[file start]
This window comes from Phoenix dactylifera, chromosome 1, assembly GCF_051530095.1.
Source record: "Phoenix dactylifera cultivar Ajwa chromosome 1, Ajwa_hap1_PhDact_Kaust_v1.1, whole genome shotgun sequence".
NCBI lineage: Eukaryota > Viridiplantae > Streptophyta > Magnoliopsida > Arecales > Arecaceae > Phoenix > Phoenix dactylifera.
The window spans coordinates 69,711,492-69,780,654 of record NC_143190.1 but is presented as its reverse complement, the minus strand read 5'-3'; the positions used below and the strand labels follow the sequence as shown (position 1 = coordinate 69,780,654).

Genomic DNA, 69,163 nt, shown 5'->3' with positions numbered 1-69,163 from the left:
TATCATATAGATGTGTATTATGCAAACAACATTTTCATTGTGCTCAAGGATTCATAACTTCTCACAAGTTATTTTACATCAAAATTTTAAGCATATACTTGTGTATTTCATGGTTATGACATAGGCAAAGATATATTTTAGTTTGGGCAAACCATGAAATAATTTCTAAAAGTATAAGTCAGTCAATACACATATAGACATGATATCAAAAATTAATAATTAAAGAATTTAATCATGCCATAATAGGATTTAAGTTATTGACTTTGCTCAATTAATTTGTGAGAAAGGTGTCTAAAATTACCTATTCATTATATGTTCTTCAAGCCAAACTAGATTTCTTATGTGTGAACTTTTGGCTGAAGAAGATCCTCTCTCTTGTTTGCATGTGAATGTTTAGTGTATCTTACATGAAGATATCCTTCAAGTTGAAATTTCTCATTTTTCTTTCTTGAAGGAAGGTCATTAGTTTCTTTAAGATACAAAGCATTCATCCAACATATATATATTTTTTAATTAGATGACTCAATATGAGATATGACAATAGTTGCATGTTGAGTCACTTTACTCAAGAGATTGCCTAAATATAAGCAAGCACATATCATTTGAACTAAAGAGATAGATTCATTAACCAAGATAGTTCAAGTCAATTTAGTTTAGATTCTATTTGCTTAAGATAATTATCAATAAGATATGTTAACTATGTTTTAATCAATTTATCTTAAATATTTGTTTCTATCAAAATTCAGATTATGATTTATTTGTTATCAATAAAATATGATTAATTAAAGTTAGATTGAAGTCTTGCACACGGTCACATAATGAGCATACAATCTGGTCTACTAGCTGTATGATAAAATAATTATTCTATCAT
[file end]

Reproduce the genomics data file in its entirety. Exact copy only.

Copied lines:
This window comes from Phoenix dactylifera, chromosome 1, assembly GCF_051530095.1.
Source record: "Phoenix dactylifera cultivar Ajwa chromosome 1, Ajwa_hap1_PhDact_Kaust_v1.1, whole genome shotgun sequence".
NCBI lineage: Eukaryota > Viridiplantae > Streptophyta > Magnoliopsida > Arecales > Arecaceae > Phoenix > Phoenix dactylifera.
The window spans coordinates 69,711,492-69,780,654 of record NC_143190.1 but is presented as its reverse complement, the minus strand read 5'-3'; the positions used below and the strand labels follow the sequence as shown (position 1 = coordinate 69,780,654).

Genomic DNA, 69,163 nt, shown 5'->3' with positions numbered 1-69,163 from the left:
TATCATATAGATGTGTATTATGCAAACAACATTTTCATTGTGCTCAAGGATTCATAACTTCTCACAAGTTATTTTACATCAAAATTTTAAGCATATACTTGTGTATTTCATGGTTATGACATAGGCAAAGATATATTTTAGTTTGGGCAAACCATGAAATAATTTCTAAAAGTATAAGTCAGTCAATACACATATAGACATGATATCAAAAATTAATAATTAAAGAATTTAATCATGCCATAATAGGATTTAAGTTATTGACTTTGCTCAATTAATTTGTGAGAAAGGTGTCTAAAATTACCTATTCATTATATGTTCTTCAAGCCAAACTAGATTTCTTATGTGTGAACTTTTGGCTGAAGAAGATCCTCTCTCTTGTTTGCATGTGAATGTTTAGTGTATCTTACATGAAGATATCCTTCAAGTTGAAATTTCTCATTTTTCTTTCTTGAAGGAAGGTCATTAGTTTCTTTAAGATACAAAGCATTCATCCAACATATATATATTTTTTAATTAGATGACTCAATATGAGATATGACAATAGTTGCATGTTGAGTCACTTTACTCAAGAGATTGCCTAAATATAAGCAAGCACATATCATTTGAACTAAAGAGATAGATTCATTAACCAAGATAGTTCAAGTCAATTTAGTTTAGATTCTATTTGCTTAAGATAATTATCAATAAGATATGTTAACTATGTTTTAATCAATTTATCTTAAATATTTGTTTCTATCAAAATTCAGATTATGATTTATTTGTTATCAATAAAATATGATTAATTAAAGTTAGATTGAAGTCTTGCACACGGTCACATAATGAGCATACAATCTGGTCTACTAGCTGTATGATAAAATAATTATTCTATCAT